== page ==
|Adding cream to pumpkin beer, a la pumpkin pie, is optional|
Fourth Place: Lavery Stingy Jack. A craft beer from the original home of US brewing, and our home, Pennsylvania.
The name is endearing and the label tells the story of how the Jack o’ Lantern came to be, but the contents of Stingy Jack isn’t as one would expect. This beer isn’t really even a pumpkin beer. Most pumpkin beers have obvious notes of pumpkin, cinnamon, nutmeg, and bring thoughts of falling leaves, warm fires, and pies. Stingy Jack has none of these flavors and doesn’t bring any of these thoughts.
At first I considered ranking this beer third, for reasons you will read below. But ultimately a “pumpkin beer” must taste like pumpkin, or at the very least, Fall. Stingy Jack fails here. It’s an ok beer but I can tell you it’s not for everyone. Gillian hated it, and thought it tasted like pondwater. Stingy Jack, you kept the flavor for yourself.
Third Place: Pumking. "Bewitched and brewed with pagan spirit" in the state of New York.
Pumking professes to be King of Pumpkin beers. At first glance, it's certainly regally orange. When you drink it, Pumking will invade and occupy your taste buds like a despot ruler, whether you like it or not. I love heavy, hearty, flavorful beers and I think I will get Pumking again, but the flavor in this brew was very overpowering. This is coming from a guy who loves the flavors of deep European beer: If I can’t see through the beer I definitely need to try it.
Despite the overpowering smell and taste, at least it tasted like a Pumpkin. While I can’t devote my service to Pumking and his court, I will probably venture back into his festive realm.
Second Place: Fegley’s Brewworks Devious Imperial Pumpkin. Another local PA brewery.
This beer is rather charming. It has a beautiful amber color and its sweetness coats your tongue. When you take your first sip you will find a balance of traditional spices that is just right.
Drinking this beer was a pleasure, as if a liquid fall candy or pumpkin pie had been poured into my glass. I could go on about this beer but I won’t, partly because the more I do the more I want one right now. I highly recommend this beer for Thanksgiving. Get a bottle and see what I mean; better yet, get two.
First Place: Long Trail BrewmasterSeries Imperial Pumpkin. From the northern state of Vermont, which produces some great brews and hard ciders.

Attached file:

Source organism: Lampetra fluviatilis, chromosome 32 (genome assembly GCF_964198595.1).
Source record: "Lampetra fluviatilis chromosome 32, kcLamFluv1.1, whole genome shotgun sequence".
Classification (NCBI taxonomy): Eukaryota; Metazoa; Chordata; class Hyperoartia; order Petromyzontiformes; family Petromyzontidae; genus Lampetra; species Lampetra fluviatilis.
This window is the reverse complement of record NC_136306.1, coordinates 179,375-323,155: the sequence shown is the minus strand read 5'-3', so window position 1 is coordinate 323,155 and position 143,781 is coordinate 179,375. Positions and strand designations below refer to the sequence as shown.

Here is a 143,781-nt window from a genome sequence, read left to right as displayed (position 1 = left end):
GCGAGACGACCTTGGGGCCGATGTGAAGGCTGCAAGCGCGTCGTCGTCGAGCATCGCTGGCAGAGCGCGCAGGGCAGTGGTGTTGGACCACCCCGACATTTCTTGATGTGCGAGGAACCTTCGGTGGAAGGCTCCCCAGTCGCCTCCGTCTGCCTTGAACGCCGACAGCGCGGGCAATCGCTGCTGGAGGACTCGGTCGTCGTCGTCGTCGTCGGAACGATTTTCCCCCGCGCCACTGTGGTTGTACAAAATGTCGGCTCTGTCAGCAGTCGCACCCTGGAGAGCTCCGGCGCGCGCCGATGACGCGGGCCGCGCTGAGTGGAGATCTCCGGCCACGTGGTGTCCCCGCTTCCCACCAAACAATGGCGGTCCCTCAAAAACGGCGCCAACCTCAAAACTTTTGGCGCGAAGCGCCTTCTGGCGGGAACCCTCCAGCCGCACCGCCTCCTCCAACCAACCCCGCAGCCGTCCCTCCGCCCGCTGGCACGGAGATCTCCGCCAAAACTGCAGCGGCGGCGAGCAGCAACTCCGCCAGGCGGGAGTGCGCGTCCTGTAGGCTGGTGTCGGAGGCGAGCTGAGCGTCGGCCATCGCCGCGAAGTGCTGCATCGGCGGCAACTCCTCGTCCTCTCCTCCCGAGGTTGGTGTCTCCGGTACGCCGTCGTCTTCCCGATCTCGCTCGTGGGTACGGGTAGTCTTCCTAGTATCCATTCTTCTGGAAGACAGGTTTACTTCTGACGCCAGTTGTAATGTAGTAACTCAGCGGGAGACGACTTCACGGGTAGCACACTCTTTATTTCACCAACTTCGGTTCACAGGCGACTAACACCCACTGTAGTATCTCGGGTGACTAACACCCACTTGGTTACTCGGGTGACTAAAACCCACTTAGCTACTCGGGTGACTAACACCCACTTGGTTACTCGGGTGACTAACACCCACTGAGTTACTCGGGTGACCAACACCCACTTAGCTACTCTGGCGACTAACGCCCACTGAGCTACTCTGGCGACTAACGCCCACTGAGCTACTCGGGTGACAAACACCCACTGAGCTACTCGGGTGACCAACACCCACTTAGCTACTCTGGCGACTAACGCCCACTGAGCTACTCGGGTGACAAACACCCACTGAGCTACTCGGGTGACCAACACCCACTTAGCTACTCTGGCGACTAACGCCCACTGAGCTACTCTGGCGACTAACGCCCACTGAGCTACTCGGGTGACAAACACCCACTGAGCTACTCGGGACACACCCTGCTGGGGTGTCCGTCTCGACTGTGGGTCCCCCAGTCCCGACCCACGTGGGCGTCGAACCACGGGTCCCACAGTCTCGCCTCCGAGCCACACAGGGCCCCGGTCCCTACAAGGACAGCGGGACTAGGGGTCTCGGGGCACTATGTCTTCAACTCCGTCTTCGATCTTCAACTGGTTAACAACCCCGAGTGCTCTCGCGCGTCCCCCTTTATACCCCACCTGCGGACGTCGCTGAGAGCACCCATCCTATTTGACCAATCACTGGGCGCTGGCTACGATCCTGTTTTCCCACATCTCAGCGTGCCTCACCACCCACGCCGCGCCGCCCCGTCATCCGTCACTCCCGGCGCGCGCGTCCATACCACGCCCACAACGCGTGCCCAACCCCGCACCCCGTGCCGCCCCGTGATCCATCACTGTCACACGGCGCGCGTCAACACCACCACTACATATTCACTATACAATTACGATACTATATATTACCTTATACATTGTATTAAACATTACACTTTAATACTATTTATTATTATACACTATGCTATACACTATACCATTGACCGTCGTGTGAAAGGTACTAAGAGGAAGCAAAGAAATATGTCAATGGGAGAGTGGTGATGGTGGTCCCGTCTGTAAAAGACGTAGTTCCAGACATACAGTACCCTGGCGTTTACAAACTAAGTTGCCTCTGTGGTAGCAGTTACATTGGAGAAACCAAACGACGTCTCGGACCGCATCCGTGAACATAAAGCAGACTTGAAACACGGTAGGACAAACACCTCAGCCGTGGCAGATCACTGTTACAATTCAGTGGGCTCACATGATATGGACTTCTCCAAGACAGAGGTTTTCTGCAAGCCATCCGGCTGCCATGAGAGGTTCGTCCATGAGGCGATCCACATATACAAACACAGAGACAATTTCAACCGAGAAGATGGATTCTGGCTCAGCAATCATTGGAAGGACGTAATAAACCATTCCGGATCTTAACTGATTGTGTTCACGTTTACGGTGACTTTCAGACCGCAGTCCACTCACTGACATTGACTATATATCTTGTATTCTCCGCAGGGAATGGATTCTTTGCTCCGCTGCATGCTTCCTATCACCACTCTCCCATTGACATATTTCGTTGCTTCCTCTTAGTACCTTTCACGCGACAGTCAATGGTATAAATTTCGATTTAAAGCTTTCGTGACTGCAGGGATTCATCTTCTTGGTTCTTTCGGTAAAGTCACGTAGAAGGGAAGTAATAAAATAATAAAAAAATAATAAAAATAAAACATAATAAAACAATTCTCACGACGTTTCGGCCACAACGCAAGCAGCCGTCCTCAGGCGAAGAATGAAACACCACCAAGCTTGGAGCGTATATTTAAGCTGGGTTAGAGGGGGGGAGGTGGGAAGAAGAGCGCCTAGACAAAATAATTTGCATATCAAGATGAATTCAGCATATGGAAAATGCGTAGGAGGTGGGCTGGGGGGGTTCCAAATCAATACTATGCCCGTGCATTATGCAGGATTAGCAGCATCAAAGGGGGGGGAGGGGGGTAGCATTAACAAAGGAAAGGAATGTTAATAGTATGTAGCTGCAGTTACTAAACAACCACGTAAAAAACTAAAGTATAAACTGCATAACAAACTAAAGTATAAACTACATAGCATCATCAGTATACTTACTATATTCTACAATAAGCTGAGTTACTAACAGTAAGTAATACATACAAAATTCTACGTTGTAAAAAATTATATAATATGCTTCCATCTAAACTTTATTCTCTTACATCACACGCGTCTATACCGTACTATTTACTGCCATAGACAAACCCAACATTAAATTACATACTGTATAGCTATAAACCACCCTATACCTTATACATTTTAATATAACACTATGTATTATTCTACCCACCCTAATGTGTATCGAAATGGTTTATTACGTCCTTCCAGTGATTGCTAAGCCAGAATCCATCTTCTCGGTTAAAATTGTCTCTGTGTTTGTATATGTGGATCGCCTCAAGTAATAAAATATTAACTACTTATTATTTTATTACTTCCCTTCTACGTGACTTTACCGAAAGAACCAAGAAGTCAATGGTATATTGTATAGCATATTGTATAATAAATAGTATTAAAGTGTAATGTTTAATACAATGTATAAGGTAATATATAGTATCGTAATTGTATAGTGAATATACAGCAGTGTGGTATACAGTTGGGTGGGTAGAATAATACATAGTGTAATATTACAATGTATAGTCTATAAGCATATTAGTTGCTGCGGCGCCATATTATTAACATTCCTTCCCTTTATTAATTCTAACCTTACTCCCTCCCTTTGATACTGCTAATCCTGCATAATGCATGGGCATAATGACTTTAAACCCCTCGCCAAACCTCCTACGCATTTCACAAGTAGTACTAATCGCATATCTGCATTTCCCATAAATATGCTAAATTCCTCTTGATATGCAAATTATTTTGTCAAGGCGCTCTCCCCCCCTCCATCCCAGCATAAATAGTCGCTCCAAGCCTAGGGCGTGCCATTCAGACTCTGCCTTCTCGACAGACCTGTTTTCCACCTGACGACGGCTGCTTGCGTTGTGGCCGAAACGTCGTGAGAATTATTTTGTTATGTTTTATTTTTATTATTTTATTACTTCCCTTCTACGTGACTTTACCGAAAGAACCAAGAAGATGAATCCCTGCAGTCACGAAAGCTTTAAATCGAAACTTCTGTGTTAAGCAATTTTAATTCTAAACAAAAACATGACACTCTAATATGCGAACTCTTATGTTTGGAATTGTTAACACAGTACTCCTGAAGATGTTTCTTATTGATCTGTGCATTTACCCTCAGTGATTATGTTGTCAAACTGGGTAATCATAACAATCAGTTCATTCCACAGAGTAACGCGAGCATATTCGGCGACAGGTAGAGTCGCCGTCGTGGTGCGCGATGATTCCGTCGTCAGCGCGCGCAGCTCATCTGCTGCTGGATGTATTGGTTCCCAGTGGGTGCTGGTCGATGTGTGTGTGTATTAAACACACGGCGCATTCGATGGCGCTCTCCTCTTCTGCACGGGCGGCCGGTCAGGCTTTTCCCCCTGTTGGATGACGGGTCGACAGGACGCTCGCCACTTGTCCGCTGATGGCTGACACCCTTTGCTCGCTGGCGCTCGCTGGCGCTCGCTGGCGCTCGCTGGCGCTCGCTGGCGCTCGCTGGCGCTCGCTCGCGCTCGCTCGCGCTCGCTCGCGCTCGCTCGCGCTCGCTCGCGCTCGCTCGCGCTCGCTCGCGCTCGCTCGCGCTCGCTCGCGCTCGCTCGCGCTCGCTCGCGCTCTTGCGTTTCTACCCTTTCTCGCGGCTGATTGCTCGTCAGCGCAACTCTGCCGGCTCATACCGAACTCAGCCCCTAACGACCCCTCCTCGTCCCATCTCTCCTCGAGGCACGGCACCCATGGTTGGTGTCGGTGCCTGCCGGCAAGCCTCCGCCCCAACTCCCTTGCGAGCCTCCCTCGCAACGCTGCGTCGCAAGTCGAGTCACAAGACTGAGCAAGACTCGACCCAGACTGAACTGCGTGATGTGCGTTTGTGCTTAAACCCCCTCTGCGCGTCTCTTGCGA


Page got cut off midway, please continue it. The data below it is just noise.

This Imperial Pumpkin provides more bitterness and smokiness than Devious Imperial Pumpkin. Its spices are also a bit more subdued. This is refreshing, and unlike so many pumpkin beers which tend to leave behind a massive hoard of flavor taking over your mouth.
Like Devious, this beer could be very enjoyable by itself. The yeast flavor makes it slightly more beery, so it would also be a great accompaniment to a seasonal meal. This beer will definitely have a place at my table for Thanksgiving … and probably several times before then.
*Honorable mention: The purpose of this post was to focus on lesser known brews, but I would be remiss if I didn’t mention the stalwart from Pumpkinshire itself, Sam Adams Pumpkin Ale, which is available in its fall series. Every year this is a must for me. It’s not as powerful or as flavorful as the other beers, but I don’t think it’s supposed to be. It’s a nice autumn festive beer for your everyday needs.
However, there is one scoundrel out there that has evaded my taste buds. A much sought after scoundrel who, I was told, was sold out of the shop just a few days after it was released. But know this: Next year, Fat Jack, I will hunt you down and find you …
|Thanks Mark, for your pumpkin beer expertise and opinion!|
Remember, it's the Glad Blog Octoberfest all this month, so please send me your own Fall themed posts - I'd love to feature my favorites. Bonus points if you feature pumpkin related activities or products, local Fall Fests, or fun traditions I haven't heard of.